AMY GOODMAN: If you can talk about the main issues that Congressmember Cuellar is attacking you on. I mean, your language against him is strong. You’re saying he’s “Trump’s favorite Democrat.” What does it mean to say he has sided with the president 70% of the time? I mean, this is a very serious issue, as you’re along the southern border. Even in the last few days, President Trump, when being asked if he’s going to close the southern border entirely because of coronavirus, he said these are the issues that he’s looking at right now.
JESSICA CISNEROS: Exactly. And I haven’t heard anything from the congressman, you know, trying to make sure that we’re not caught in the middle of this, because, yes, we are right on the U.S.-Mexico border. And I think that, for example, some of the votes that he’s taken are about immigration — right? — that he sided with President Trump. He’s voted to fund the wall twice, once in 2018, the most recent in 2019. There’s already areas in our district where the wall is being built. And it’s upsetting for us to see. First of all, this is an area that has a huge immigrant population. My parents are from Mexico. Cuellar’s parents and his family have Mexican roots, as well. To see him kind of turn his back on our community, and then do it in a very expensive way — the wall is costing about tens of millions of dollars per mile. And then you turn around and see our district, which has a 24% poverty rate — our home town has a 30% poverty rate. All that money could actually be used to invest in our communities. But that’s not what he’s been fighting for. He’s basically been throwing our community under the bus. And there’s so much potential in this area. The two South Texan values are familia and hard work. All we ask for is the opportunity and the investment, and we rise up to the challenge. But, unfortunately, Cuellar doesn’t seem to think that way.
AMY GOODMAN: So, can you tell us what’s happening on the border? Just the headlines that we had at the top of the show, so many of these headlines relate directly to your neck of the woods — right? — to southern Texas and to the whole border area. Asylum seekers at the U.S.-Mexico border were left confused and frustrated after a federal appeals court Friday ruled that Trump’s so-called Remain in Mexico policy was invalid, but, just hours later, stayed its own decision to allow the Trump administration to continue it. And then they ruled that the appointment of Ken Cuccinelli as immigration czar — this was another federal judge — was completely illegal, and so whatever policies he put into place should not be in effect.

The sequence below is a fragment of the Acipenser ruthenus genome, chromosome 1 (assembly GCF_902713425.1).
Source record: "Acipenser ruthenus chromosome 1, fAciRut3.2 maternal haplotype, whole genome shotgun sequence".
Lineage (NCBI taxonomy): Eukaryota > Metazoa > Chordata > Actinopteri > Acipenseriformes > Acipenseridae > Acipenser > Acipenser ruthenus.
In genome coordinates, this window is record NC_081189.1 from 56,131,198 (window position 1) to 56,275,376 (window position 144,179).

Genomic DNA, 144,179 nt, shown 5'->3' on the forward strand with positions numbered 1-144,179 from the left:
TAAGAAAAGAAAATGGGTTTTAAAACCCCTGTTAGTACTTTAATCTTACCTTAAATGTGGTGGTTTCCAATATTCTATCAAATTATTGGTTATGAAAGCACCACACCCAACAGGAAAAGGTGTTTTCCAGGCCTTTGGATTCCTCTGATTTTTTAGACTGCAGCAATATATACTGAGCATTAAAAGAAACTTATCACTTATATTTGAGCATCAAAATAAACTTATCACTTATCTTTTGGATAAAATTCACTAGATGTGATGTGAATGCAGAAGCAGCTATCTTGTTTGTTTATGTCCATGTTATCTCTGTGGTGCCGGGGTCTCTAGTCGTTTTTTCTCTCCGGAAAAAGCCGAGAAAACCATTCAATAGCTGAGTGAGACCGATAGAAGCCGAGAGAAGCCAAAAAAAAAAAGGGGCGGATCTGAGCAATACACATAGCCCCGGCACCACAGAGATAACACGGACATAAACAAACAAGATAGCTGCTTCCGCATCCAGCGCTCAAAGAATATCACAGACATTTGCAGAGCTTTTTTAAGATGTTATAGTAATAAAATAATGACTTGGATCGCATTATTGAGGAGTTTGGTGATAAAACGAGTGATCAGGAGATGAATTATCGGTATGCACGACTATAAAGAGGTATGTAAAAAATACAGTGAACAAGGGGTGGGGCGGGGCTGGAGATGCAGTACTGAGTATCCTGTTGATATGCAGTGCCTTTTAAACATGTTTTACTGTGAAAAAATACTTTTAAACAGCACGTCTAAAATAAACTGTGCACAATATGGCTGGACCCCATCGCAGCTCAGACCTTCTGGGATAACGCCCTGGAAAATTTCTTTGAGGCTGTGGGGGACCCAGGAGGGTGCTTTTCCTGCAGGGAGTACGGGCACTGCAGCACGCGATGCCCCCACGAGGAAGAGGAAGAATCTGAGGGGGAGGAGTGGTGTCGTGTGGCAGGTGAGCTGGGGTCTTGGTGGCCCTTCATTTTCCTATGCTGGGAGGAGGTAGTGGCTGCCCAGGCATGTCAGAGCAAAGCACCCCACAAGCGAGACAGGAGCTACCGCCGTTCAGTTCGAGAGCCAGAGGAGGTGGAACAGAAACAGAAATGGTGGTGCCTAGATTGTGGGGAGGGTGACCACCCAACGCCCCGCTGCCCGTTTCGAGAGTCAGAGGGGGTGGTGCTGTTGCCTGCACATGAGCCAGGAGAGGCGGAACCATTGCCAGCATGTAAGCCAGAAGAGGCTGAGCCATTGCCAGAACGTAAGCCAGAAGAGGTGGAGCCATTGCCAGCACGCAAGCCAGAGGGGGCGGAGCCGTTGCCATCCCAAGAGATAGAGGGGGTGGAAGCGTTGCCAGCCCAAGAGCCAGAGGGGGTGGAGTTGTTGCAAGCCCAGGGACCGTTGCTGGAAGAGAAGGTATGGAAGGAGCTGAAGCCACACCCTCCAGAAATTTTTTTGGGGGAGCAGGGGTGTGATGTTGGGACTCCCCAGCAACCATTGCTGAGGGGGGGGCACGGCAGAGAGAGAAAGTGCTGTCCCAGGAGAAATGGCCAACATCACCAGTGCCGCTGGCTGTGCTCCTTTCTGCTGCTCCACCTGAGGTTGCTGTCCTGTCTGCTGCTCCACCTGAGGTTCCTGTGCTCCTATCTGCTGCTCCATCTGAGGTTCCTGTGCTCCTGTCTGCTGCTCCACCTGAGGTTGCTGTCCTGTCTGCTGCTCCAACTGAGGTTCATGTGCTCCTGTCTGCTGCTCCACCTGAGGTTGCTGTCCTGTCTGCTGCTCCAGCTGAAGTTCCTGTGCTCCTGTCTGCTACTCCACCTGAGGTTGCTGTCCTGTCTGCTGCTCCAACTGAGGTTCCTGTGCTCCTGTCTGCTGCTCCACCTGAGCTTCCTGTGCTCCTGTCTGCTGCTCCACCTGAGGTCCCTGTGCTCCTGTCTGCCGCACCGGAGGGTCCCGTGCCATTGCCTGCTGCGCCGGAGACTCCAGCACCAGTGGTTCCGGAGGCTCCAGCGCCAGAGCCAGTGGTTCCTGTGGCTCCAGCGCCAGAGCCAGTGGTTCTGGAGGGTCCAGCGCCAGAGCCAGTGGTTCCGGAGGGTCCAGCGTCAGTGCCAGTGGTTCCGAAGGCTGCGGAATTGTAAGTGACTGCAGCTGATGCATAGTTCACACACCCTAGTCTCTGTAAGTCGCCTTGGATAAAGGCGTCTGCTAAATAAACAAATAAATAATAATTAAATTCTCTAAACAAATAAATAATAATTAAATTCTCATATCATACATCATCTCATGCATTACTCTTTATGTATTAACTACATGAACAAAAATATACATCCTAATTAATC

JESSICA CISNEROS: Exactly. So, I’ve been doing immigrants’ rights work since 2012, the most recent of which has been representing folks in immigration court under the Trump administration. And I can tell you immigration law is such a roller coaster right now. And when you have — when you’re talking about families being caught in the middle of this, it’s unacceptable, right? Like, we were just — like you mentioned, just a few days ago, like, this decision was passed, everyone was really excited, then, a few hours later, it’s like, “No, you know, we were just kidding.” You know, these are people’s lives on the line. It’s their livelihoods. My parents were beneficiaries of immigration reform themselves. I know what the American dream means to families, because that’s how my family was able to have the life that we have now. And we want that for our many neighbors, who unfortunately right now have mixed-status families.
One of the things that we’re trying to focus on with this campaign is paint an accurate — or, paint an accurate picture of what life on the border is like. I think it’s very harmful to keep perpetuating the stereotype that this is a very lawless area of the country, because it really isn’t. And for us, it’s like, instead of spending money on us, trying to increase the overmilitarization or trying to increase border security, what we’re asking for here is to invest that money in our communities. And again, like, there’s areas here called colonias where a lot of families live, where they don’t even have basic infrastructure like paved roads or running water or streetlights, right? And we want for the government to invest in us in a different way, instead of trying to police us.
AMY GOODMAN: Finally, you talked about your opponent, Congressmember Cuellar, being “Trump’s favorite Democrat.” But his reputation goes way back. Is it true that he endorsed George W. Bush for president over Al Gore? He’s a Democratic congressmember.
JESSICA CISNEROS: Yes, he did. If you google image his search — or, search on Google Images for his picture, you’ll see a picture of George W. Bush basically coddling his face at the State of the Union one year. He also used to be Rick Perry’s secretary of state here in Texas. And as recently as the last election cycle, he has fundraised and endorsed tea party Republicans in the state. So we know — again, this is a district that went to Hillary Clinton by 20 points in the last presidential election. This is a district where Beto O’Rourke wiped the floor with Ted Cruz in the Senate race. We actually believe in strong democratic values. But for more than a decade, Henry Cuellar has been the only option on the ballot. So there’s a lot of momentum and a lot of excitement right now, because for the first time in over a decade we have another choice.
AMY GOODMAN: Well, we’re sorry that Congressmember Cuellar wasn’t able to join us today, but, Jessica Cisneros, thank you so much for joining us, 26-year-old immigration attorney running for Congress along the border in South Texas in a district that Hillary Clinton won by 20 points. Jessica Cisneros has been endorsed by Senators Bernie Sanders and Elizabeth Warren.
This is Democracy Now!, democracynow.org, The War and Peace Report. Tomorrow night, Super Tuesday night, we’ll be on the air from 7:00 Eastern to midnight in a joint broadcast with The Intercept following all of the primaries throughout the state, throughout the United States. We hope you’ll join us then.